Fun Fact: By having binocular vision for judging distance to catch prey on land rather than correcting for light refraction while feeding in water, the Cattle Egret’s eyes have adapted to foraging on land.

9. Little Blue Heron

During migration, Little Blue Herons may be seen in southern Michigan, although they are not particularly common.

Little Blue Herons don’t actually come in baby sizes. Their bodies are long and stretched, ranging from medium to huge. With dangling feathers across the nape, their heads and necks have a purple tint.

During the breeding season, their eyes turn gray-green and are light yellow in color. Its two-toned bills, light blue or gray with black tips, are long and dagger-like. Slate-blue is the color of their corpses. They have long, black to gray-green legs.

Before becoming a mix of dark gray, blue, and white, juvenile Little Blue Herons are completely white during their first year of life.

  • Egretta caerulea
  • Length: 24 – 29 in (61 – 74 cm)
  • Weight: 16.22 oz (460 g)
  • Wingspan: 40 – 41 in (102 – 104 cm)

Prior to heading south, Little Blue Herons breed in the eastern United States, but they stay throughout the year on the Gulf Coast and Mejico.

Swamps, marshes, ponds, streams, lagoons, tidal flats, canals, ditches, fish hatcheries, and flooded fields are all good places to look for Little Blue Herons.

In comparison to other herons, Little Blue Herons forage in a more graceful motion. They simply stand and wait in shallow waters for their prey, rather than dashing about across the water.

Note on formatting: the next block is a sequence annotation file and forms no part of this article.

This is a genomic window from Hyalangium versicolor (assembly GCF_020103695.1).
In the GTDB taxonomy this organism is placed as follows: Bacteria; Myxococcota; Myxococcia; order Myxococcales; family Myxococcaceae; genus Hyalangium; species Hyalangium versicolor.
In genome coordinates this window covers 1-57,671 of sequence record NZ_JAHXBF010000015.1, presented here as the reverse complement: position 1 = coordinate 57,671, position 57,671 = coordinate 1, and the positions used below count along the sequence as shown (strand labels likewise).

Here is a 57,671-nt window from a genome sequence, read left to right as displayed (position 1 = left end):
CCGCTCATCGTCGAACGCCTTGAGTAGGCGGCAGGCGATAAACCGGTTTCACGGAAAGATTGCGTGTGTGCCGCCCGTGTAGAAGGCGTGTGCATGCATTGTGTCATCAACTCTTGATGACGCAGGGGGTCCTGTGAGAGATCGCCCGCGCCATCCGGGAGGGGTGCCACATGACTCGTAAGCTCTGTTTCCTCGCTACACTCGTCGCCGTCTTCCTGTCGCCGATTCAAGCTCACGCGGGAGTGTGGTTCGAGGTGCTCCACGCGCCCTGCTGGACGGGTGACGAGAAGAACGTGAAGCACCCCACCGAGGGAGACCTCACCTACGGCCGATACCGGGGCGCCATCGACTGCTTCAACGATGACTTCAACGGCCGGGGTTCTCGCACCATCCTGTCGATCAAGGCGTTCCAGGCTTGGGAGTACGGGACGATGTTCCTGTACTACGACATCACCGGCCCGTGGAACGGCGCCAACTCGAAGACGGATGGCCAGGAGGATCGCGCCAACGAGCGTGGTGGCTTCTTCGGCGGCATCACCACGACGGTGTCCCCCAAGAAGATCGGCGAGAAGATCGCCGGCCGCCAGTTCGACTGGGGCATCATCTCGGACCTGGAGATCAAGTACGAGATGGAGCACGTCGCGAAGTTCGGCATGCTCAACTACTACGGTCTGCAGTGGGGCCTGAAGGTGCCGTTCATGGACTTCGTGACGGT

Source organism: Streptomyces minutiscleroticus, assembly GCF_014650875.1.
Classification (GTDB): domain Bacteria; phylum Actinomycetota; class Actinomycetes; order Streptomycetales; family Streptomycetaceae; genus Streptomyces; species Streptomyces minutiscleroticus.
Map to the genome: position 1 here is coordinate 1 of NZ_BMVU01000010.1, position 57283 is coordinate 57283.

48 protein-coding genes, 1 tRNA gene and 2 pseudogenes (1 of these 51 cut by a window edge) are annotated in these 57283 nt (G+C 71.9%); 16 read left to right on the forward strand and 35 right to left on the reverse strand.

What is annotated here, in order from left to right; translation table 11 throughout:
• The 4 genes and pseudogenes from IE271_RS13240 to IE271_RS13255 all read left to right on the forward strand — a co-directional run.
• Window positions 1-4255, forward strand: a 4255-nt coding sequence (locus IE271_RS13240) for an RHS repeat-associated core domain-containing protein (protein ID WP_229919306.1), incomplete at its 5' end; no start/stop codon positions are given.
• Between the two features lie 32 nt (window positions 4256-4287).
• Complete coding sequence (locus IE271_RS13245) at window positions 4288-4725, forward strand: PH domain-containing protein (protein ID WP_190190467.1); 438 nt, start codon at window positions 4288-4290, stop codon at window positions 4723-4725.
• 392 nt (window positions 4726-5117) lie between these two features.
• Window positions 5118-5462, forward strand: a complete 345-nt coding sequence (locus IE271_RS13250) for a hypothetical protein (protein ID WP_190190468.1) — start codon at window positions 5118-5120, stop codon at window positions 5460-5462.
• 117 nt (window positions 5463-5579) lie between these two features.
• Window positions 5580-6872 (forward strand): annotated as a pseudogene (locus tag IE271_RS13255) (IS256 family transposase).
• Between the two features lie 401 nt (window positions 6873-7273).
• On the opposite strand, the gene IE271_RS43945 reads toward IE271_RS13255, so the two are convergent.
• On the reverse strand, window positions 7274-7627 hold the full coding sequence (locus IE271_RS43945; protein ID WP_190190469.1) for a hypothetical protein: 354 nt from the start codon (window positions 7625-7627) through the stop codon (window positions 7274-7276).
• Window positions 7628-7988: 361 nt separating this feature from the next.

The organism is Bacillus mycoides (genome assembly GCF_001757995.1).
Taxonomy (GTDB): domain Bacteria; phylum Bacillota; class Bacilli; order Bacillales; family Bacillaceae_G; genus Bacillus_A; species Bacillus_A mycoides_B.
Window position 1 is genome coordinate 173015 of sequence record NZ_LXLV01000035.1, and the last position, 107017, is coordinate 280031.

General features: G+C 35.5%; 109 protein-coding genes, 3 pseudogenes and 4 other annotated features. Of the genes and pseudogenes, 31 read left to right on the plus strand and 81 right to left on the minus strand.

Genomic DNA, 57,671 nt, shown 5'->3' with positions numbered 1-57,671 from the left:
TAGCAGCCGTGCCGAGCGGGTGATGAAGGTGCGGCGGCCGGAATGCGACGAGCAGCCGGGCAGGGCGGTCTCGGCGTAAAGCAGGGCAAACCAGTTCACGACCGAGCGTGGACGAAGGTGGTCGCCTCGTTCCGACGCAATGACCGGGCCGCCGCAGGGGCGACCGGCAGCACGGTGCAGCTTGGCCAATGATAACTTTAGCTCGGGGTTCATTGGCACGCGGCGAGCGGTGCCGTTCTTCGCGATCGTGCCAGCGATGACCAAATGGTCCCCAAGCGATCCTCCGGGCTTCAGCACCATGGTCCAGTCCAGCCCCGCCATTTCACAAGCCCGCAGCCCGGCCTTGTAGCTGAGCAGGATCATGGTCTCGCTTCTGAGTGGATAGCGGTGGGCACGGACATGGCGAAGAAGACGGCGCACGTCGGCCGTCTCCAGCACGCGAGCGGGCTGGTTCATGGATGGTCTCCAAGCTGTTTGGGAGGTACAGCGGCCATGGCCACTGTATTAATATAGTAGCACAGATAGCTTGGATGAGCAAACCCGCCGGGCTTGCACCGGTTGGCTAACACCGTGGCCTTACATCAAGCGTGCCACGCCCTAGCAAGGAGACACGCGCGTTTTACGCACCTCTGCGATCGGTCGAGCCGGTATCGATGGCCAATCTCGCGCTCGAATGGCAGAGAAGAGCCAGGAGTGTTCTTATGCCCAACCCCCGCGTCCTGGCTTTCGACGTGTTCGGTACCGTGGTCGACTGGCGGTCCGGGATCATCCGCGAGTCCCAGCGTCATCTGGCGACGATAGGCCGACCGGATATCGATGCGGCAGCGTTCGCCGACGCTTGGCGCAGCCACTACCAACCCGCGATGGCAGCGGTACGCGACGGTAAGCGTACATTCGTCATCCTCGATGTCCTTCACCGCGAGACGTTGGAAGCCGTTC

Little Blue Heron nests are built of sticks and are frequently found in groups with other herons. Up to six eggs are laid by the female. For up to twenty-four days, both parents share in the incubation process.

Fun Fact: The presence of Juvenile Little Blue Herons among Snowy Egrets allows them to catch more fish and gain additional protection from predators because of the white coloring.

10. Yellow-crowned Night-Heron

In Michigan, yellow-crowned night-herons are considered a uncommon or accidental species, although you may see some during migration in the state’s southeast.

The crowns of adult Yellow-crowned Night Herons are yellow, with two plumes extending from the head. Their bills are rather large, and they’re black. Their remaining heads are black, with a little white patch on the sides below their eyes.

As they grew up, their eyes turned from yellow to orange to red.

The scaled pattern on their wings gives them a gray-blue coloration. During the breeding season, their legs grow longer and yellow, eventually turning coral, pink, or red.

Grayish-brown in color with white streaks and patches, juveniles begin as grayish-brown. To reach maturity, they must spend three years as adults.

  • Nyctanassa violacea
  • Length: 22 – 28 in (56 – 71 cm)